An Expert Weighs In On How To Add Vegemite To Everyday Dishes

Vegemite, the Aussie cousin to British Marmite, is known for its intensely savory flavor. It was originally developed in 1923 to use up excess brewer's yeast; but, after struggling to sell units at first, it became popular when the manufacturers highlighted its vitamin B content. It didn't hurt that they also ran a promotion where grocery stores gave it away with blocks of cheese. Since then, the ingredient has become so ubiquitous in Australian culture that it's been noted to be present in nine out of 10 homes and even gets a shout out in Men at Work's song "Down Under".

The salty spread is a well-known ingredient in Vegemite toast; for such a simple dish, it can be easy to mess up. The biggest mistake you can make, though, is slathering it on toast like it's Nutella. As Thomas Lim, Culinary Director & Partner of Aussie-based Wish You Were Here restaurant group, explained to Food Republic, you need to go light on the spread. Lim compares it to other sodium-rich ingredients that can overpower a dish if too much is added. "It's all about ratio, [so] use it sparingly like you would with sea salt or soy sauce," he says.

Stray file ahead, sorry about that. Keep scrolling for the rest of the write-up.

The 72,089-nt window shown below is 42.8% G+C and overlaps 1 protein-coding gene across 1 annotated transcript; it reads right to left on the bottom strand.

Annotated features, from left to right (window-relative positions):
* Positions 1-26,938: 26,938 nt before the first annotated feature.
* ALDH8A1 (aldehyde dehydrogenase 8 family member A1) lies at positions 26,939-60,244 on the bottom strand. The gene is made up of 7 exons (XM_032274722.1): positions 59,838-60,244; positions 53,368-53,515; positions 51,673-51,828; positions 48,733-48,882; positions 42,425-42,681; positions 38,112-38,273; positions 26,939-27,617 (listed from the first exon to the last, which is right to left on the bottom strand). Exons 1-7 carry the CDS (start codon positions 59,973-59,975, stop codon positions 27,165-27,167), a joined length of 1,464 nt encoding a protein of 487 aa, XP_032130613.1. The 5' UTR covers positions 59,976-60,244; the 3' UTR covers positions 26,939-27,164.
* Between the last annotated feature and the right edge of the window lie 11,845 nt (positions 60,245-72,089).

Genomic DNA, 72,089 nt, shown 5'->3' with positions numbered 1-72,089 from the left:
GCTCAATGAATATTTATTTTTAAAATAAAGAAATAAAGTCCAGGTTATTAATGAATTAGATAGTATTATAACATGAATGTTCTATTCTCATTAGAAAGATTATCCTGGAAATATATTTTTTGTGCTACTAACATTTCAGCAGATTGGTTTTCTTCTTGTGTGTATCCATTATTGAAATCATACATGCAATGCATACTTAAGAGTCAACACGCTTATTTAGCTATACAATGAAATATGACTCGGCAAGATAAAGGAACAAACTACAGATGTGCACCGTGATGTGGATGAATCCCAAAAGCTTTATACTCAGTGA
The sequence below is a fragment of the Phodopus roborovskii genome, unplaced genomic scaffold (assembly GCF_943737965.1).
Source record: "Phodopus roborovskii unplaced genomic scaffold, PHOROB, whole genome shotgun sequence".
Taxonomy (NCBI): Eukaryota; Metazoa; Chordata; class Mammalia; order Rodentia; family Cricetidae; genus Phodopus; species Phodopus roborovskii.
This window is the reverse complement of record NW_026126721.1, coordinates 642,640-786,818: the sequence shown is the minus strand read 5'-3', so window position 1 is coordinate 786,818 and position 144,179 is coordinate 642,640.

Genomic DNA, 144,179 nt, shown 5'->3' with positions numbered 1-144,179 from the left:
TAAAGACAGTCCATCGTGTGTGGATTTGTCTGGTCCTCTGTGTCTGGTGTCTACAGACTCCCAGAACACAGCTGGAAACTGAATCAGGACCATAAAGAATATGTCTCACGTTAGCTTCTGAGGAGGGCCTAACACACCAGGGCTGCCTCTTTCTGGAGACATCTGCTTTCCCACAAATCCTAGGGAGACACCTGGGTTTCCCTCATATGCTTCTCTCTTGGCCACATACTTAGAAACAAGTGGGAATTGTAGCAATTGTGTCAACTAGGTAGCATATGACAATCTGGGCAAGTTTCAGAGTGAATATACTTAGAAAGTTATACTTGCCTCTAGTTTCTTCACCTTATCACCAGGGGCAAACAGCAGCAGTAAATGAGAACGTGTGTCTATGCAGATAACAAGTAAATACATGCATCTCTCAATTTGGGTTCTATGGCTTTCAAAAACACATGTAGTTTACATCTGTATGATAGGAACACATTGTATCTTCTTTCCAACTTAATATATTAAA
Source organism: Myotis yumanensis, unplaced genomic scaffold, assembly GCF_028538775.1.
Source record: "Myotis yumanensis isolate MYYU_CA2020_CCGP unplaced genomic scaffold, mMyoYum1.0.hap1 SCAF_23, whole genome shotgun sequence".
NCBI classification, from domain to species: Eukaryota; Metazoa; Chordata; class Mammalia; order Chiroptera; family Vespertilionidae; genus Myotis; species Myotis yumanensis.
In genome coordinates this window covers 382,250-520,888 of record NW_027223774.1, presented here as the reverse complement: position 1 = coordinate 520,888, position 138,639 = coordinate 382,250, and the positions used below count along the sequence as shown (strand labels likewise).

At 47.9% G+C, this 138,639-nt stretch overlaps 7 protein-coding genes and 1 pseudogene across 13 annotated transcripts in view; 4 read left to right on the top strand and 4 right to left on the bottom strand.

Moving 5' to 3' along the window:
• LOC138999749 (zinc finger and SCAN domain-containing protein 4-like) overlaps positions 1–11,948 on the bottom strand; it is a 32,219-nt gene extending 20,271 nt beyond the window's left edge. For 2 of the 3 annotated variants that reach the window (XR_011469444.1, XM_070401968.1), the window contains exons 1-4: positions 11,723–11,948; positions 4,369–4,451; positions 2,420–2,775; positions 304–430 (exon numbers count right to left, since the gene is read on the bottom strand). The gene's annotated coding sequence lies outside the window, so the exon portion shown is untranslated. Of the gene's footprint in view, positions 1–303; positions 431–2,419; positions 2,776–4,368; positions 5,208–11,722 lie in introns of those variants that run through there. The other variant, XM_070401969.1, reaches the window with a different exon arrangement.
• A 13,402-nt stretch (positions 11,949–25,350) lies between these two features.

Instead, just spread a thin layer of Vegemite on your toast. Its intense flavor means that a little bit will go a very long way. Just ask Tom Hanks, who sparked good-natured Australian outrage when he posted a picture of toast that was absolutely laden with the stuff in 2020.

Boost a dish's umami notes with Vegemite

Spreading Vegemite on toast is just the beginning of what you can do with this versatile ingredient. Expert Thomas Lim highlights its ability to amp up ultra-savory dishes, telling Food Republic, "Vegemite is a great addition to your bolognese or any braised meat dish." This is because Vegemite is extremely rich in glutamates, the amino acid that triggers the taste of umami. Glutamates are naturally found in foods such as Parmesan cheese, mushrooms, and seaweed. By adding a pinch of Vegemite to a dish, you will make it taste more savory without throwing off the flavor. Lim also points to other braised meat dishes as a great place to add Vegemite. 

Another great use of the animal product-free paste is in vegetarian or vegan dishes that need to taste more meaty. Try mixing it into the patty of a black bean burger, for example, to mimic the umami punch of beef. You can also turn to it for ultra-rich mac and cheese. Similarly, the paste can add a kick to savory baked goods. You can even mix it with water to form a quick broth. Just keep in mind that standard Vegemite is not gluten-free because it is made from yeast extract. Fortunately, there is a version on the market made without gluten, so reach for that if you have a sensitivity.